Despite being axed by the Jewish Guild for the Blind after working as their part-time music therapist for two decades, and despite having the organization lie to her clients that she cancelled on them, music therapist Debbie Moran is lobbying on behalf of the group.
She has started without malie a petition to “Restore Medicaid Funding for Elderly Blind.”
On the petition’s site, Moran writes:
Due to cuts in Medicaid, Guildcare in Yonkers New York has lost a vital music program which enabled seniors with blindness and dementia to sing in a special choir. The inspirational Guildcare Choir was able to remember every word despite dementia and alzheimer’s. We’re calling on Congress to stand for the poor and blind with no political clout and restore Medicaid funding to Guildcare in Yonkers NY.
But is this a good idea, given how the Guild has mismanaged its funds in recent years? It has already laid off Moran while recently paying its CEO $1.5 million, a suspsiciouly unusual salary for a non-profit of its size (not to mention the inappropriateness of a non-profit living off the government dole and paying its CEO, Alan Morse, more than the President oft the United States).
But consider this: despite axing music therapist Moran due to budget cuts, it has replaced her with karaoke…which none of the blind clients can even see. The Guild refused to answer any questions about the reasoning for this, but the decision seems to reveal a mix of spite and a profound lack of fiduciary responsibility.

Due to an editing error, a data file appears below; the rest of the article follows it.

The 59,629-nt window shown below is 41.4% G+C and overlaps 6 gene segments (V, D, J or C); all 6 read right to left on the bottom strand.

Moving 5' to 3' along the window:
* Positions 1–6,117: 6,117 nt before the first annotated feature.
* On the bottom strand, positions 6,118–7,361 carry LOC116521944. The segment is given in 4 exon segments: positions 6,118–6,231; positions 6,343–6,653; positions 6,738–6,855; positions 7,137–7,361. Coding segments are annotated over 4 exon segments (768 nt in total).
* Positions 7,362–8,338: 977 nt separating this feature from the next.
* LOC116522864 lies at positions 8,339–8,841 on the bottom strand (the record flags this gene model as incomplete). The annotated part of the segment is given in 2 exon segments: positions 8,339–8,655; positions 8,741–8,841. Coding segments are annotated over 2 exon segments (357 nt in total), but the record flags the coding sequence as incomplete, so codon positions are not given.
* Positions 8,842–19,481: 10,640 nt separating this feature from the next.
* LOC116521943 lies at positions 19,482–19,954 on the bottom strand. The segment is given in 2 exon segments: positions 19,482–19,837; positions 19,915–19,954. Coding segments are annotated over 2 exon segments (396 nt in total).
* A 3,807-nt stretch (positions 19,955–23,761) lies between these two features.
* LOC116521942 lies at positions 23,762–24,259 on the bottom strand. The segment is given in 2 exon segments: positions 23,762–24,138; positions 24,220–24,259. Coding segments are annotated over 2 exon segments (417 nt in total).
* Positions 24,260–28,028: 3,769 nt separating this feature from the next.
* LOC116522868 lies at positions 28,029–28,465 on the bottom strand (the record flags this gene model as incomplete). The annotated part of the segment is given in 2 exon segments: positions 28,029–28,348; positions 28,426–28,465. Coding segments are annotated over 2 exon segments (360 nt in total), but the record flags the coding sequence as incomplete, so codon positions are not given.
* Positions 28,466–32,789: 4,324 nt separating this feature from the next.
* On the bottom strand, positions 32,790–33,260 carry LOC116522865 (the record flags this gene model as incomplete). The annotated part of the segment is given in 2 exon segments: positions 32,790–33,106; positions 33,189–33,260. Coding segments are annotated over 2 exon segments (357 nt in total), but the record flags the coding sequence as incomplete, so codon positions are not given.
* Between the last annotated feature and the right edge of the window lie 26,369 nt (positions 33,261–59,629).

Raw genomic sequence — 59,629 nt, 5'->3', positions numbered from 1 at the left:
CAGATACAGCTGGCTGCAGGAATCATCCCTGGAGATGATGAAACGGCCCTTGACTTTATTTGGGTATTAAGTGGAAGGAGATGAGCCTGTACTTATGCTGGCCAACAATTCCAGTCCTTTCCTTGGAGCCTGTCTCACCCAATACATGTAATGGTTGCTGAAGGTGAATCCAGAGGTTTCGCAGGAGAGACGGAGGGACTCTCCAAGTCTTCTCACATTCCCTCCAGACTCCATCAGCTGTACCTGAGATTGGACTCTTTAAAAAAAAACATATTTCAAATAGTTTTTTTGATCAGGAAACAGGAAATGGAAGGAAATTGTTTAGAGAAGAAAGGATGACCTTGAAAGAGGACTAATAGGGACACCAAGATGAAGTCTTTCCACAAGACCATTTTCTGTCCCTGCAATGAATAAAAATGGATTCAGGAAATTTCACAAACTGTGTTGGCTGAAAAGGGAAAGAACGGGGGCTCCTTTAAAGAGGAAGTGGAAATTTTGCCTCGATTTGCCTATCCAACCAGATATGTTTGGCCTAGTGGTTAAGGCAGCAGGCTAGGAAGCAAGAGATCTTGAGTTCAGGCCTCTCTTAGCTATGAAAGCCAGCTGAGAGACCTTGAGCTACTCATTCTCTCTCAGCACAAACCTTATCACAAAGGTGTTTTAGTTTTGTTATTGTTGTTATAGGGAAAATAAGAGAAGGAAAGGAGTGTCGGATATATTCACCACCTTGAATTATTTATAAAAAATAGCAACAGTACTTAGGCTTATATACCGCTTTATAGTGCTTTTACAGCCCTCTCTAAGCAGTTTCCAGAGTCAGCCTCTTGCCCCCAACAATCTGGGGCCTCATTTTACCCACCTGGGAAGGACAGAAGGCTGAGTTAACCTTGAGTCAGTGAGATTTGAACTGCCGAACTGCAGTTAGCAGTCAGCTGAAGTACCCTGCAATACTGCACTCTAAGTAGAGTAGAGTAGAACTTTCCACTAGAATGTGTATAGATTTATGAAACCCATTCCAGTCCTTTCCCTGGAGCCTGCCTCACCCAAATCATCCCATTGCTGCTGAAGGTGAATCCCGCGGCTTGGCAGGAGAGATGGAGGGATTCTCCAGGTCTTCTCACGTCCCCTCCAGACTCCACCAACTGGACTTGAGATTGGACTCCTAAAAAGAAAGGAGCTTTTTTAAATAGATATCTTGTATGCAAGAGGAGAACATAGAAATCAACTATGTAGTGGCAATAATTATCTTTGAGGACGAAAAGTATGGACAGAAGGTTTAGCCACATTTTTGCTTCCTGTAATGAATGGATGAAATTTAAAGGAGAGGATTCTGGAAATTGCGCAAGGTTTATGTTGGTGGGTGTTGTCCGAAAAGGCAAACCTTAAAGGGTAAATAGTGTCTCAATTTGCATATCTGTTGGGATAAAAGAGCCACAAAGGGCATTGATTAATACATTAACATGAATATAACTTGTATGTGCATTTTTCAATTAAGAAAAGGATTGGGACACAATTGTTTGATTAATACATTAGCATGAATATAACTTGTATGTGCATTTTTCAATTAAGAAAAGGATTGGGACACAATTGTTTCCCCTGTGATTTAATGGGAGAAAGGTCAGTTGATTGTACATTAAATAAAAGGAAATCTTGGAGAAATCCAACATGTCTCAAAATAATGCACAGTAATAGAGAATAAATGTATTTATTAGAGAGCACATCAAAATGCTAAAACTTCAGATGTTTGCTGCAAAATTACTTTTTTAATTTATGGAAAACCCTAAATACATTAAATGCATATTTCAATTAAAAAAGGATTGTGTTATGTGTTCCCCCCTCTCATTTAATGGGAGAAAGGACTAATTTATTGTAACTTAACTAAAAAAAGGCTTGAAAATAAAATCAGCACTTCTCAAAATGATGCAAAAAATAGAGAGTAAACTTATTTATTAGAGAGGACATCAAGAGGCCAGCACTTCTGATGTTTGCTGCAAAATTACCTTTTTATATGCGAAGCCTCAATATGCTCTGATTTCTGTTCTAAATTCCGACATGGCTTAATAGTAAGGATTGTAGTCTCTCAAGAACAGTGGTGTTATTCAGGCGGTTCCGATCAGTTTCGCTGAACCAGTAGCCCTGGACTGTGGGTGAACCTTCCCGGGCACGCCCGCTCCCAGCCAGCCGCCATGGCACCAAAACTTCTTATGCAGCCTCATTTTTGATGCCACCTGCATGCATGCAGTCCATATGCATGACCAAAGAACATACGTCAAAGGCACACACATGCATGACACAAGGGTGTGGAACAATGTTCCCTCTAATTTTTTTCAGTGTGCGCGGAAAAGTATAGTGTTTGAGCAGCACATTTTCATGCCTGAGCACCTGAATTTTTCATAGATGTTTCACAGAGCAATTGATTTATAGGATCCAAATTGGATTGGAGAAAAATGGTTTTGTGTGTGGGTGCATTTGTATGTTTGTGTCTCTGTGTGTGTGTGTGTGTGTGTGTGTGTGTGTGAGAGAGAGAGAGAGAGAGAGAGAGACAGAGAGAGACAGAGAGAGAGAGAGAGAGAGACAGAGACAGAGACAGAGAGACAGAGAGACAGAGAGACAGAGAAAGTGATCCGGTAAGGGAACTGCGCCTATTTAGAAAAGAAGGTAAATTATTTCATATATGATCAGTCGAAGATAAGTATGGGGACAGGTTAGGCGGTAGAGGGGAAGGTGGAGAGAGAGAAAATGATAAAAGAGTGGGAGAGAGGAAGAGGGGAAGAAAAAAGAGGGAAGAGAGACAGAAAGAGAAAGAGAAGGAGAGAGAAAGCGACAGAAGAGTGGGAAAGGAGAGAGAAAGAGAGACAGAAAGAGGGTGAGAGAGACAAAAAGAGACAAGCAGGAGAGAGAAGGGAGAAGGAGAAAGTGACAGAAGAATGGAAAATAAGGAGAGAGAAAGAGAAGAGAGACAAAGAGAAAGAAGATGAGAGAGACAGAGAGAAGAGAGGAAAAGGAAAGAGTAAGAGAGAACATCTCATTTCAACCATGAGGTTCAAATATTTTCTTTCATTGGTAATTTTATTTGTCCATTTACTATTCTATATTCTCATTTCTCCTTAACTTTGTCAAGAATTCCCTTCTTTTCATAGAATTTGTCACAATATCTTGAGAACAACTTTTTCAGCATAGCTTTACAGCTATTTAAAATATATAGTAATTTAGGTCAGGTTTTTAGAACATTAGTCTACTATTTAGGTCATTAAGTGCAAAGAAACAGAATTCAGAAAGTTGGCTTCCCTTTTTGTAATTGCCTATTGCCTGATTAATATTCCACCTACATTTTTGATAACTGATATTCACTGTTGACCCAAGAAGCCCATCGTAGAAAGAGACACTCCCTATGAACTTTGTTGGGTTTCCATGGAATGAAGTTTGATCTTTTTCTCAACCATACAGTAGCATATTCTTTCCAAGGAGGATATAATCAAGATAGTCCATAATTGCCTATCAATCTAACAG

“It was outrageous” Guild client Rachel Gonzalez tells us. “It was a Wednesday afternoon,” a time Moran used to come in to do music therapy, when people came in to do karaoke with the clients instead.
“They’re not bad people, they mean well,” Gonzalez says of the oblivious people who came in with a karaoke screen. But, she notes, “it was the exact same time of the week that Debbie came in…and you’re telling me you can’t pay her, but you can pay them to come in to do karaoke? How the devil am I supposed to do karaoke? Have you forgotten that half of us are blind?”
“Blind people! Attempting to do karaoke! It boggles the mind,” Gonzalez bellows with a mixture of laughter, incredulous absurdity, and rage.
It was especially odd, Gonzalez says, considering that the Guild had “gathered us [recently] and asked us, ‘What kind of programming would you like? What types of activitieis do you want?”
“I had never heard them ask anything like that in my time at the Guild,” Gonzalez insists. “Never. And of course, we said, ‘Bring back Debbie! Bring back Maria!’ and…they ignored that.”
Gonzalez is referring to Maria Claro, a bilingual aide the Voice profiled in our cover story who was also laid off around the same time as the music therapist Moran. Gonzalez is sad that, without Claro’s help, many Spanish speaking clients are left in the dark.